Petitioner Mambulao Lumber applied for an industrial loan with herein respondent PNB and was approved with its real estate, machinery and equipments as collateral. PNB released the approved loan but petitioner failed to pay and was later discovered to have already stopped in its operation. PNB then moved for the foreclosure and sale of the mortgaged properties. The properties were sold and petitioner sent a bank draft to PNB to settle the balance of the obligation. PNB however alleges that a remaining balance stands and a foreclosure sale would still be held unless petitioner remits said amount. The foreclosure sale proceeded and petitioner’s properties were taken out of its compound. Petitioner filed actions before the court and claims among others, moral damages.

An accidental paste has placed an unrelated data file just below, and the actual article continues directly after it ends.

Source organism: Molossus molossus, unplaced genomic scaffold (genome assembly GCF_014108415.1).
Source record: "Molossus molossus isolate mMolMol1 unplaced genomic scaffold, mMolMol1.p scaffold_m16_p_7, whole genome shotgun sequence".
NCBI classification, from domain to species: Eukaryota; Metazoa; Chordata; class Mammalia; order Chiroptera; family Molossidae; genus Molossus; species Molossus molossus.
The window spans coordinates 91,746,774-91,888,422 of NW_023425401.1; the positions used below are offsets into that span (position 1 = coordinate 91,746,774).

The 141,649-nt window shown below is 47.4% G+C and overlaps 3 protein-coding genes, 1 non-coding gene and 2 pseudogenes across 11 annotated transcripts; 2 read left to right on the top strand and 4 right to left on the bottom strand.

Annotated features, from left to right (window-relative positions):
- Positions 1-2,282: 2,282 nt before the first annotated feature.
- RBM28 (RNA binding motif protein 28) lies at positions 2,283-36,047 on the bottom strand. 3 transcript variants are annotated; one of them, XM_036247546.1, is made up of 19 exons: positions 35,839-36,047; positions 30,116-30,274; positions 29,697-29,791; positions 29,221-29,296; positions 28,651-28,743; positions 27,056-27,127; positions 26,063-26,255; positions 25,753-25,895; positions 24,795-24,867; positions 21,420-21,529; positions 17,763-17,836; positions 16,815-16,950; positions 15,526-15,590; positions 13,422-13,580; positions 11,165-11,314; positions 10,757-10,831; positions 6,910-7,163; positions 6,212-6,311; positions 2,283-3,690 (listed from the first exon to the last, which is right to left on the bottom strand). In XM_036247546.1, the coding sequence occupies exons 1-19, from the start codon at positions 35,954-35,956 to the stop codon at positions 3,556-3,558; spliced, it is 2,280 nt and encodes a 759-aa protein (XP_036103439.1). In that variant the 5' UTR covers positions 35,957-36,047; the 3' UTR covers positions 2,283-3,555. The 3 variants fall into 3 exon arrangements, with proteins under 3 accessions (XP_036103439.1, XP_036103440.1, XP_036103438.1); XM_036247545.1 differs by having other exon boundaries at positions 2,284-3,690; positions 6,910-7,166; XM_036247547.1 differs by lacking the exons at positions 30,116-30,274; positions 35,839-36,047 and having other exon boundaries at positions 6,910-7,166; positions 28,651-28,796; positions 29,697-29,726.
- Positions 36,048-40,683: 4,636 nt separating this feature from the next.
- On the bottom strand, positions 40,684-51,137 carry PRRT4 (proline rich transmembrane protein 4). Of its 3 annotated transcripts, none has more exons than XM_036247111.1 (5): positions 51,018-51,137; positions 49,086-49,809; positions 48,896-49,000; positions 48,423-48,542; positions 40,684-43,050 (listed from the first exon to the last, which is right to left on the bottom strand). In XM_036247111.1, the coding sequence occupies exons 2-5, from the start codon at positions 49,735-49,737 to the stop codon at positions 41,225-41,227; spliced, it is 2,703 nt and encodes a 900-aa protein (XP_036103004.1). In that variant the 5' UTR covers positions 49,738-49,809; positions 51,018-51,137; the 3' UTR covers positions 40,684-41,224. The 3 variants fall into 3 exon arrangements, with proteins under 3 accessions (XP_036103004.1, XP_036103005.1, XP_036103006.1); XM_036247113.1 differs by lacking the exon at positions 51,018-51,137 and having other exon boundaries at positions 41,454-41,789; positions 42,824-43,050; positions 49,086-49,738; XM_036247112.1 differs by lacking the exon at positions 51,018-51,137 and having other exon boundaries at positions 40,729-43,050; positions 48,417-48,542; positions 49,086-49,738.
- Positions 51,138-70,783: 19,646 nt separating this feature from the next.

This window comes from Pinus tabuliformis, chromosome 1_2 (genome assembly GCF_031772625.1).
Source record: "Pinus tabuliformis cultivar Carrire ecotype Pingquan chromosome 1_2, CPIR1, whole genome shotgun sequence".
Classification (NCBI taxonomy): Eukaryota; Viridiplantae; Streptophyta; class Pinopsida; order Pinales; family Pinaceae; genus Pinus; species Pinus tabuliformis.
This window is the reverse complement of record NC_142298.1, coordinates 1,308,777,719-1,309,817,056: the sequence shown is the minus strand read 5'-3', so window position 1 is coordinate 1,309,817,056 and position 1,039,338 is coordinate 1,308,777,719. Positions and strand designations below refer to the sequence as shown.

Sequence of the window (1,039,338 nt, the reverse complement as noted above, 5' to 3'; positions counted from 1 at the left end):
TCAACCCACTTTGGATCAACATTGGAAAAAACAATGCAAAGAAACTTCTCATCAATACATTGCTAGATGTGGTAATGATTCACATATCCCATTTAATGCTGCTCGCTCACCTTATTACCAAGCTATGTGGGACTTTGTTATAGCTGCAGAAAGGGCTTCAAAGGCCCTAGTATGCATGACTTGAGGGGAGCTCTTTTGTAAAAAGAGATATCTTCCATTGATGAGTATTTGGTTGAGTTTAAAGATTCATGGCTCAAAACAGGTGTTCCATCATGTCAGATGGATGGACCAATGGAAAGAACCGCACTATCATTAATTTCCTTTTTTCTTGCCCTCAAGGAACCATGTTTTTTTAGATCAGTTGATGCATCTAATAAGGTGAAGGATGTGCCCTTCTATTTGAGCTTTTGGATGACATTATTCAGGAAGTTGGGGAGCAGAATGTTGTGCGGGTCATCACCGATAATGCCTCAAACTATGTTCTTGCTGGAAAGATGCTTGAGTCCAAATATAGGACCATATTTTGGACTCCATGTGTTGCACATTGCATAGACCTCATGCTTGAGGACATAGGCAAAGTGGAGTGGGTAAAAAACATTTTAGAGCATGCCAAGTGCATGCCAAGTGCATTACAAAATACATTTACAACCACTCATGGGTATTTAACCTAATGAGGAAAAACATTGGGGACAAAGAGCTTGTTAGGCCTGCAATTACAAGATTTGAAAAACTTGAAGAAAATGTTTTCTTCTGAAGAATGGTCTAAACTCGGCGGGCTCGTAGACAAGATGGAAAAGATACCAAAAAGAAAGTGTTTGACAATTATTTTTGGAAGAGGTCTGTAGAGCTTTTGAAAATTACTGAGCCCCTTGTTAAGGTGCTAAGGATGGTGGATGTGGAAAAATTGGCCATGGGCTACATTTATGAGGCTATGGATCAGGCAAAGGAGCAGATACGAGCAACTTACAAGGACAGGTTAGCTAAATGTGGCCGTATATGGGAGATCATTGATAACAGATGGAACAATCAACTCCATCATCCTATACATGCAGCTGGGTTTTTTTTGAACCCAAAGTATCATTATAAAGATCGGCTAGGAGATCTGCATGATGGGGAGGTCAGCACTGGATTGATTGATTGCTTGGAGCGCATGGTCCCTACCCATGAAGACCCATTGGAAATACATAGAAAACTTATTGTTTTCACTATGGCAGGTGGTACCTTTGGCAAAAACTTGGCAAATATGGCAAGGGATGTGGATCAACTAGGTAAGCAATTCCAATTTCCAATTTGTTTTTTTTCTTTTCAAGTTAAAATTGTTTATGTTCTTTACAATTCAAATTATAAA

Whether or not petitioner corporation, who has already ceased its operation, may claim for moral damages.
Herein appellant’s claim for moral damages, however, seems to have no legal or factual basis. Obviously, an artificial person like herein appellant corporation cannot experience physical sufferings, mental anguish, fright, serious anxiety, wounded feelings, moral shock or social humiliation which are basis of moral damages. A corporation may have a good reputation which, if besmirched, may also be a ground for the award of moral damages. The same cannot be considered under the facts of this case, however, not only because it is admitted that herein appellant had already ceased in its business operation at the time of the foreclosure sale of the chattels, but also for the reason that whatever adverse effects of the foreclosure sale of the chattels could have upon its reputation or business standing would undoubtedly be the same whether the sale was conducted at Jose Panganiban, Camarines Norte, or in Manila which is the place agreed upon by the parties in the mortgage contract.